Kayla Boyd may be a social media sensation but the issues closest to her heart keep her grounded, raw and real.
The 31-year-old has many strings to her bow – she’s a blogger, content creator, public speaker, mental health advocate and event organiser.
Based in Brisbane, she is married to Australian national rugby league (NRL) player Darius Boyd and has a three-year-old daughter, Willow.
Boyd entered the online world when she launched her blog, Adored by Kayla Boyd, in 2015 while she was pregnant with Willow, claiming she “fell into it” as a way to document her pregnancy and all things motherhood.
“It (the blog) grew organically from there. I initiated it in the name of fun – I never had a goal to do this as a career but I am so grateful that I’m able to make a living doing what I love, from anywhere, whilst having the flexibility to raise my daughter and spend time with my family,” she said.
Boyd wanted to use her blog as a creative platform to share her ideas and thoughts with others. But she also wanted to keep busy as a new mother.
“When I knew I was about to bring a baby into this world, being a full time, stay-at-home mum scared the heck out of me. I’ve always worked, I’ve always had multiple projects on the go, so I really didn’t want to lose that element of my identity,” she said.
Blogging and having an engaged social media following has opened many doors for Boyd and she said some of her greatest work opportunities have stemmed from Instagram.
“Social media is such a powerful tool for business. It’s a great way to connect and engage with people,” she said.
A strong online presence has led to opportunities for Boyd, who has worked with several leading brands. She has also turned her honest and raw approach to blogging into an event series called Find Your Fierce, which began in early 2018.
The events bring together women to discuss everything from womanhood to motherhood, business, marriage and relationships. Emotional wellbeing, positive mental health and mindfulness also play a big role in empowering attendees.
Boyd said the purpose of these events is to encourage women to talk openly about important issues.
“Having honest conversations can be confronting at times; it’s the real conversations that people try to avoid in life,” she said.
“I believe when we are vulnerable it’s when we connect most. I have been through my fair share of tribulations. I found that so many women were reaching out to me for support, advice and guidance so I decided to create a movement where I could make an impact on a bigger scale, inclusively and collectively.”
Boyd describes Find Your Fierce as a ‘life event’, where no topic is off limits and women can be open about their journey, including overcoming hardships through to celebrating their passions and careers.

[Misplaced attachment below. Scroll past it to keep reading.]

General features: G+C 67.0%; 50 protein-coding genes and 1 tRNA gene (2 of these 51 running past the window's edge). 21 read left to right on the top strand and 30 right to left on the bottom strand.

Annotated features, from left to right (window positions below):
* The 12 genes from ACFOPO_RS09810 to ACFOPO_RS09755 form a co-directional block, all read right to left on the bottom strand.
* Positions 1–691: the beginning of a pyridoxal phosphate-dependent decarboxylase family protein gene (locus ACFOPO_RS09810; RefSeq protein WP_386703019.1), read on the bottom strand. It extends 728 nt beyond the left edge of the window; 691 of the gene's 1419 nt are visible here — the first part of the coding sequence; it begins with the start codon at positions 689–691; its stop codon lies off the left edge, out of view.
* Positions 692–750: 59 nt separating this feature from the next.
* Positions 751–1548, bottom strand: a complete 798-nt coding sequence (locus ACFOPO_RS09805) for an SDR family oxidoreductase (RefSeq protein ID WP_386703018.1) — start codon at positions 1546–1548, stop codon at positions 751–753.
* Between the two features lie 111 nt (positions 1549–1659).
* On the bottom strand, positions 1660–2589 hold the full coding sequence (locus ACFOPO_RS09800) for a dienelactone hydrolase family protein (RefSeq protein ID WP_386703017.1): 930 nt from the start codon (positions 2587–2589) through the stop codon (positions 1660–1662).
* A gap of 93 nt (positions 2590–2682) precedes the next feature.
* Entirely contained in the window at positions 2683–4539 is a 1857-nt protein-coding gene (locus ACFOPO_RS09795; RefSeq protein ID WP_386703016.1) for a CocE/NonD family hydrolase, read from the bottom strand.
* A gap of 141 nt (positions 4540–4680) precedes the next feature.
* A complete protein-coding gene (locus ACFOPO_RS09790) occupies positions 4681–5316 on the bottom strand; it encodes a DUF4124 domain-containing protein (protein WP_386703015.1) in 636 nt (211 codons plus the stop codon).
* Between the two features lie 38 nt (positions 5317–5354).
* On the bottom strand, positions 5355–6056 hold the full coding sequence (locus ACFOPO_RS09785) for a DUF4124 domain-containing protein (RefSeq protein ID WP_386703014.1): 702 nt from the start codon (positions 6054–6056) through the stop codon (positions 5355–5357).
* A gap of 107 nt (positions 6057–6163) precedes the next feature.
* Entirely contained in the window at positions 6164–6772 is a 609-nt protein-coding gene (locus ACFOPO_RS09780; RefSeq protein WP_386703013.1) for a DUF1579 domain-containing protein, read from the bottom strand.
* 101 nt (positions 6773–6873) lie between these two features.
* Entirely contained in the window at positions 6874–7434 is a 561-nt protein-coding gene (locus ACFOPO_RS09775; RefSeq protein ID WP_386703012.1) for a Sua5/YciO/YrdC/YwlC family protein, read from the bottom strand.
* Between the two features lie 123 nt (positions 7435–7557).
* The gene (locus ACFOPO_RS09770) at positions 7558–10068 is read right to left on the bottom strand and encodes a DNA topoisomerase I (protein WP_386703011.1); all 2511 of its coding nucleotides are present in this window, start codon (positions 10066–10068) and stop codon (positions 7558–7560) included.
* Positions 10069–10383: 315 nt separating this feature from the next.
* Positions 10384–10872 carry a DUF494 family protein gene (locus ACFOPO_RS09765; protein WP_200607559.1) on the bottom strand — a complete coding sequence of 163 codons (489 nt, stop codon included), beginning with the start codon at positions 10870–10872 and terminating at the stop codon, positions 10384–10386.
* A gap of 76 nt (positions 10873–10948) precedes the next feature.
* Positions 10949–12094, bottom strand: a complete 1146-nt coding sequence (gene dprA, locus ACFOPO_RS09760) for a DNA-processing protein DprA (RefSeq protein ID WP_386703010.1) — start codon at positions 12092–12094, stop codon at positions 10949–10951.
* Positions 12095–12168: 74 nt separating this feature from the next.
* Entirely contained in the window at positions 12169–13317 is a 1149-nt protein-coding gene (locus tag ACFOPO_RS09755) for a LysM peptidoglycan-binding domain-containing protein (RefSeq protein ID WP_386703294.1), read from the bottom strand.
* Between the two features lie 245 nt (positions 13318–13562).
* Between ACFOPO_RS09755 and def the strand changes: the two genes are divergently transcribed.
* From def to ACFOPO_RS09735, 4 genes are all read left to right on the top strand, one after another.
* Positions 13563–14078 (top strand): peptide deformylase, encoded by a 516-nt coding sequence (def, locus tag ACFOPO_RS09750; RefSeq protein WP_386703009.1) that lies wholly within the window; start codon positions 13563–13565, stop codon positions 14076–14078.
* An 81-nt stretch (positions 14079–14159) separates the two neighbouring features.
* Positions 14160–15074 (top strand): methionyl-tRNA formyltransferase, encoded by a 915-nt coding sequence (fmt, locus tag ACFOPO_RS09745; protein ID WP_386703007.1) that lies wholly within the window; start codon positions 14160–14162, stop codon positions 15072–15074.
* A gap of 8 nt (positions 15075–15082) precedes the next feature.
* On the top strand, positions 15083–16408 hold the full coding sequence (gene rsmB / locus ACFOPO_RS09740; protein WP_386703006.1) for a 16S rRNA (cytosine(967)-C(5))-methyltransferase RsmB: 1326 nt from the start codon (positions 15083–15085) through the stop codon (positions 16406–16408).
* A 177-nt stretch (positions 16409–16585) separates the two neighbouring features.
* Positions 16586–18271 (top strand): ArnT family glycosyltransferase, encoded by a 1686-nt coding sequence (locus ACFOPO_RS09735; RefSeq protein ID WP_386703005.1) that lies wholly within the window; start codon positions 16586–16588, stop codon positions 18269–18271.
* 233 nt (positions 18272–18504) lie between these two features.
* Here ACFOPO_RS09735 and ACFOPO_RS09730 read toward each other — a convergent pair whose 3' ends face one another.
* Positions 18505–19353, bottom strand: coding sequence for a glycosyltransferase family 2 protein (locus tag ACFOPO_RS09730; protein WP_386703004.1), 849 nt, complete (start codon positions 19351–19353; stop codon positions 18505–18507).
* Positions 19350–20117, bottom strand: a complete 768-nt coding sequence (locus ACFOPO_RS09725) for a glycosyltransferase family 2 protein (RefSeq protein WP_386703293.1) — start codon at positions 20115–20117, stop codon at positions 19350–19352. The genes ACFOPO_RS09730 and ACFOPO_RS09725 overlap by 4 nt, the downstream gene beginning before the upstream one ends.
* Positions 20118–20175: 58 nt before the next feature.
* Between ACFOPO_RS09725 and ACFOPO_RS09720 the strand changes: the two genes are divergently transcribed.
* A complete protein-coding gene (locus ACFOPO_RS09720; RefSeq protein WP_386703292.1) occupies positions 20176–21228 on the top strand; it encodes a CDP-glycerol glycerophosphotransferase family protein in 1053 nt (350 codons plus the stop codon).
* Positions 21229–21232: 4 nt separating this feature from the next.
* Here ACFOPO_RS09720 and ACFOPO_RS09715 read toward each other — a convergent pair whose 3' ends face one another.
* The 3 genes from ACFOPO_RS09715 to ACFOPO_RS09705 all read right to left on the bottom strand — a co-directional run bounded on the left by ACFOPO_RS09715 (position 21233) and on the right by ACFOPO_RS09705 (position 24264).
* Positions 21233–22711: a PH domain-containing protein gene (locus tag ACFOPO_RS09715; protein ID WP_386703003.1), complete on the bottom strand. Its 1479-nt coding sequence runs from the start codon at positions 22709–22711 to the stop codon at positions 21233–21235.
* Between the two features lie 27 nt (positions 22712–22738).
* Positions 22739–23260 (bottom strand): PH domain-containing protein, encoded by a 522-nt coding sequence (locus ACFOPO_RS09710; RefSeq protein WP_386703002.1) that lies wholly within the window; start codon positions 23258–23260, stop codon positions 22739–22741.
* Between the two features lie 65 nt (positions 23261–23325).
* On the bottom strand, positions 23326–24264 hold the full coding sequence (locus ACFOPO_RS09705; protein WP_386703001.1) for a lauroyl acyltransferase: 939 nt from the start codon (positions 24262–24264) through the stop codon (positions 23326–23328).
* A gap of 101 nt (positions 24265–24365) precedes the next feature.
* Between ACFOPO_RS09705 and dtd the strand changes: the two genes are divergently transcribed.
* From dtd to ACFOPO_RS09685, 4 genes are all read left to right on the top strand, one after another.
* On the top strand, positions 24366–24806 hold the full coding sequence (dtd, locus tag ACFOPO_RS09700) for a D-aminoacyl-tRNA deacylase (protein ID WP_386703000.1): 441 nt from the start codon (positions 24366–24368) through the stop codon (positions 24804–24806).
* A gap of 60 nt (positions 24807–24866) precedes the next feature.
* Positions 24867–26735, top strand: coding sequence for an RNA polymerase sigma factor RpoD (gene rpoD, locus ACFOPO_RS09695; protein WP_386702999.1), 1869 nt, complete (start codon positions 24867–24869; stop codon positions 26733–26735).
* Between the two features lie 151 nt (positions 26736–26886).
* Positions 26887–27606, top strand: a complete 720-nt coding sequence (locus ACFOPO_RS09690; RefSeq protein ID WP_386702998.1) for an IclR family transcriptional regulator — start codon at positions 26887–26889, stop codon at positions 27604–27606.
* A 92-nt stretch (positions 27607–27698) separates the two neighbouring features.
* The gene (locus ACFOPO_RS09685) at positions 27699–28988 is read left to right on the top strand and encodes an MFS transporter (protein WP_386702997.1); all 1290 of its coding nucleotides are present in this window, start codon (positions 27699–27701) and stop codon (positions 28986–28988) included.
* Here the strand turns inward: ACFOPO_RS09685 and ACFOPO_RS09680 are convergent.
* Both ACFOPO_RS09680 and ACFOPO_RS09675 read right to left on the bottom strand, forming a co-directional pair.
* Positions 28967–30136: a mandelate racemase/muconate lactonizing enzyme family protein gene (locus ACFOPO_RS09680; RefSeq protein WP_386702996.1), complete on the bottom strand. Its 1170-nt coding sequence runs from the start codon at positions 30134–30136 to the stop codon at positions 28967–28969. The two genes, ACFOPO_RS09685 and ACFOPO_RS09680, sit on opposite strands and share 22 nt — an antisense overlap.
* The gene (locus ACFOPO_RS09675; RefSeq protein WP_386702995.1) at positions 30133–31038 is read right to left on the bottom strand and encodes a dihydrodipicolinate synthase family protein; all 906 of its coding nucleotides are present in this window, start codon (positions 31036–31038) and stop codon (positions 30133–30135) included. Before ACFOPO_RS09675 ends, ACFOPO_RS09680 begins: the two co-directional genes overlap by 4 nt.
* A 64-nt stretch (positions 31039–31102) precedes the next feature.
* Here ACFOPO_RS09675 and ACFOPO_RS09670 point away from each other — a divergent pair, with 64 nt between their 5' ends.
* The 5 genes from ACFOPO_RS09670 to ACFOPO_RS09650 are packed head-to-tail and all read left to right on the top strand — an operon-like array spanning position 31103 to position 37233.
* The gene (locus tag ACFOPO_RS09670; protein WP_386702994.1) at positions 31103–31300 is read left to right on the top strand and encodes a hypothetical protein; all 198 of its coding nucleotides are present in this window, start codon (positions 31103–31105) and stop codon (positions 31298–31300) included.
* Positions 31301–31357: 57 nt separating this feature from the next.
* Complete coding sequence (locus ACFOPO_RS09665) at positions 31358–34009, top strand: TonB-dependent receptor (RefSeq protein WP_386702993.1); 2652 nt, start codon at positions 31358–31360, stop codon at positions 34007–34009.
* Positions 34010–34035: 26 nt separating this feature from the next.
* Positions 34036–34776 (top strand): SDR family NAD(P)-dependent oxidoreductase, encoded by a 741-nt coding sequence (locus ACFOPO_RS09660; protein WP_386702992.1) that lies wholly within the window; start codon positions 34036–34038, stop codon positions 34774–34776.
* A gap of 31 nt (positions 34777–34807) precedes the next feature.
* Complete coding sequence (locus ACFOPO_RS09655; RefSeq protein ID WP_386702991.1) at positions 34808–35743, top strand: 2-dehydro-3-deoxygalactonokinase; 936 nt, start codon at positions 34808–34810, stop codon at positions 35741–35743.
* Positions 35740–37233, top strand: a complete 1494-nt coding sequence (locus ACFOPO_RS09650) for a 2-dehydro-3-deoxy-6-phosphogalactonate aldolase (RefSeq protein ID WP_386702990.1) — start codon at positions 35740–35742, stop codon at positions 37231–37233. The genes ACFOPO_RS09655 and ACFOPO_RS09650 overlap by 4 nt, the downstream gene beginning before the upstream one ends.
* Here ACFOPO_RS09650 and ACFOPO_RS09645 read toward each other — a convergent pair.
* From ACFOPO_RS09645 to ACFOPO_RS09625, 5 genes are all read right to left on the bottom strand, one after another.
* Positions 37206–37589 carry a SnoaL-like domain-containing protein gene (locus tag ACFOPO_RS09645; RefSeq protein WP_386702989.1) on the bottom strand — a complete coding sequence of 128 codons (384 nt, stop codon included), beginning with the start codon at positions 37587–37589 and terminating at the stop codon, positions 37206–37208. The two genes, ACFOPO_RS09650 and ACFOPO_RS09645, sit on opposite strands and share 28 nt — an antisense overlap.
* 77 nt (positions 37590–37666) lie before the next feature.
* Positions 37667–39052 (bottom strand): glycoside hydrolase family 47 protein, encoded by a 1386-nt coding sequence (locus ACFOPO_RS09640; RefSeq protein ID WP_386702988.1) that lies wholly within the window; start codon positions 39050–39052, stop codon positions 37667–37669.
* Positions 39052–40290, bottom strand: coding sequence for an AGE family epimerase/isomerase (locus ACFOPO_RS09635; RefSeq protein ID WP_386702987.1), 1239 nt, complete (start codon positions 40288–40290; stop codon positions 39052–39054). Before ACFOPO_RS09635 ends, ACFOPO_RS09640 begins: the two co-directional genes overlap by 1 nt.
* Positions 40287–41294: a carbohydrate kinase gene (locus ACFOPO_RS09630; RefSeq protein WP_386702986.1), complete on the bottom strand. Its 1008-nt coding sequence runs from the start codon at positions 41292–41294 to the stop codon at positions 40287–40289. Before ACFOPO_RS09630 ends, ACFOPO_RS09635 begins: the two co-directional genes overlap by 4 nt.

“Fear restricts us from living life to the brim. The events hopefully inspire women to live fiercely in their pursuits, whatever that may look like for them,” she said.
Speaking up about mental health
In addition to blogging and running events, Boyd is a passionate advocate for mental health.
Her husband has battled with depression, with his journey playing out in the public eye, so Boyd has seen first-hand the impacts of mental health.
“I talk about the effects mental health had on my relationship and myself, and what it’s like to be the support person of someone battling with mental health issues,” Boyd said.
“It’s important to talk about the light at the end of the tunnel because when you’re in it so many people base this as their end point. You can always turn your life around with the right help, support and guidance.
“As they say, ‘it ain’t weak to speak’.”
Boyd understands the importance of maintaining positive mental health and strives every day to contribute to a healthy mindset.
She finds writing down her thoughts in a journal to be particularly helpful and has also reaped the benefits of meditation.
Boyd said practicing mindfulness and gratitude is integral to maintaining good mental health, in addition to eating a healthy diet, working out, and regularly getting out in nature.
“I also have a life coach, because it’s so good to talk to someone about everything you are feeling who is experienced in all realms of life,” she said.
“These are the things that work for me but that doesn’t mean they will work for everyone. You need to find what works for you. It’s all about saying yes to things that make you feel good about yourself and saying no to the things that don’t.”
But not every day is perfect for Boyd, and balancing a career, family and her wellbeing is a continual work in progress.
“The most important relationship in life is the one you have with yourself. Because when you are in check with yourself and you love the person you are, everything else in your life flourishes,” she said.